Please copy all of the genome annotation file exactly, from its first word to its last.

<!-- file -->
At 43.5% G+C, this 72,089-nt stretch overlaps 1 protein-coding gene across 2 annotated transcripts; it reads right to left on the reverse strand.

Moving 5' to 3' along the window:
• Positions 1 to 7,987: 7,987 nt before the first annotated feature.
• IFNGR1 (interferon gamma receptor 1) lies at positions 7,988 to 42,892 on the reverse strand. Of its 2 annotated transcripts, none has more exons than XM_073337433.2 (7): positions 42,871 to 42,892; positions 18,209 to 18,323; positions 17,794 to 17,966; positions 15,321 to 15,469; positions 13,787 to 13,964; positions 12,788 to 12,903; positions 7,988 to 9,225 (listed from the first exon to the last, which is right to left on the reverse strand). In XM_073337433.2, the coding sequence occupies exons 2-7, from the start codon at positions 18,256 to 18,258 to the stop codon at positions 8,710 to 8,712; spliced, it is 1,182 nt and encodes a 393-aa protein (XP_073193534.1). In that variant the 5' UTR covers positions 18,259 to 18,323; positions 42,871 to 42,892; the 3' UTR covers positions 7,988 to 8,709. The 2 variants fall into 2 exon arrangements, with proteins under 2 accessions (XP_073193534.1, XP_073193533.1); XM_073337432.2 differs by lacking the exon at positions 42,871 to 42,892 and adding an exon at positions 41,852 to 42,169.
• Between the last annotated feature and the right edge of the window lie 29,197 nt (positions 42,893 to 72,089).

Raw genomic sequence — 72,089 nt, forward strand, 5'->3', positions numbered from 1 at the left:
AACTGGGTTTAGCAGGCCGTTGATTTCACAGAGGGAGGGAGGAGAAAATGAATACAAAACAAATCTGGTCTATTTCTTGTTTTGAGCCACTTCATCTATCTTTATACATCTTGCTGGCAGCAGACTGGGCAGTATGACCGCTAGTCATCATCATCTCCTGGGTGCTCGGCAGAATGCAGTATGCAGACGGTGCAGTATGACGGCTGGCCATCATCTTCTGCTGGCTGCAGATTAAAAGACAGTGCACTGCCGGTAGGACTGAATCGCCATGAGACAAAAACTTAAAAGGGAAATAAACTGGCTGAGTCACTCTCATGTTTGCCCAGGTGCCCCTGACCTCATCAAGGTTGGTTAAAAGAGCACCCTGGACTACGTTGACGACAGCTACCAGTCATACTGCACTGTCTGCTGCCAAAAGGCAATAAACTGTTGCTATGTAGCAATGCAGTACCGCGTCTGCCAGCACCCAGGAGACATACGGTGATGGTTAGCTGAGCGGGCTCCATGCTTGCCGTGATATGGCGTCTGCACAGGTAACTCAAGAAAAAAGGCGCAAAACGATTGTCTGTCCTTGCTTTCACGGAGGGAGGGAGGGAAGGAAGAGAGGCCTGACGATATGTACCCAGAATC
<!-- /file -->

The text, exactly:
At 43.5% G+C, this 72,089-nt stretch overlaps 1 protein-coding gene across 2 annotated transcripts; it reads right to left on the reverse strand.

Moving 5' to 3' along the window:
• Positions 1 to 7,987: 7,987 nt before the first annotated feature.
• IFNGR1 (interferon gamma receptor 1) lies at positions 7,988 to 42,892 on the reverse strand. Of its 2 annotated transcripts, none has more exons than XM_073337433.2 (7): positions 42,871 to 42,892; positions 18,209 to 18,323; positions 17,794 to 17,966; positions 15,321 to 15,469; positions 13,787 to 13,964; positions 12,788 to 12,903; positions 7,988 to 9,225 (listed from the first exon to the last, which is right to left on the reverse strand). In XM_073337433.2, the coding sequence occupies exons 2-7, from the start codon at positions 18,256 to 18,258 to the stop codon at positions 8,710 to 8,712; spliced, it is 1,182 nt and encodes a 393-aa protein (XP_073193534.1). In that variant the 5' UTR covers positions 18,259 to 18,323; positions 42,871 to 42,892; the 3' UTR covers positions 7,988 to 8,709. The 2 variants fall into 2 exon arrangements, with proteins under 2 accessions (XP_073193534.1, XP_073193533.1); XM_073337432.2 differs by lacking the exon at positions 42,871 to 42,892 and adding an exon at positions 41,852 to 42,169.
• Between the last annotated feature and the right edge of the window lie 29,197 nt (positions 42,893 to 72,089).

Raw genomic sequence — 72,089 nt, forward strand, 5'->3', positions numbered from 1 at the left:
AACTGGGTTTAGCAGGCCGTTGATTTCACAGAGGGAGGGAGGAGAAAATGAATACAAAACAAATCTGGTCTATTTCTTGTTTTGAGCCACTTCATCTATCTTTATACATCTTGCTGGCAGCAGACTGGGCAGTATGACCGCTAGTCATCATCATCTCCTGGGTGCTCGGCAGAATGCAGTATGCAGACGGTGCAGTATGACGGCTGGCCATCATCTTCTGCTGGCTGCAGATTAAAAGACAGTGCACTGCCGGTAGGACTGAATCGCCATGAGACAAAAACTTAAAAGGGAAATAAACTGGCTGAGTCACTCTCATGTTTGCCCAGGTGCCCCTGACCTCATCAAGGTTGGTTAAAAGAGCACCCTGGACTACGTTGACGACAGCTACCAGTCATACTGCACTGTCTGCTGCCAAAAGGCAATAAACTGTTGCTATGTAGCAATGCAGTACCGCGTCTGCCAGCACCCAGGAGACATACGGTGATGGTTAGCTGAGCGGGCTCCATGCTTGCCGTGATATGGCGTCTGCACAGGTAACTCAAGAAAAAAGGCGCAAAACGATTGTCTGTCCTTGCTTTCACGGAGGGAGGGAGGGAAGGAAGAGAGGCCTGACGATATGTACCCAGAATC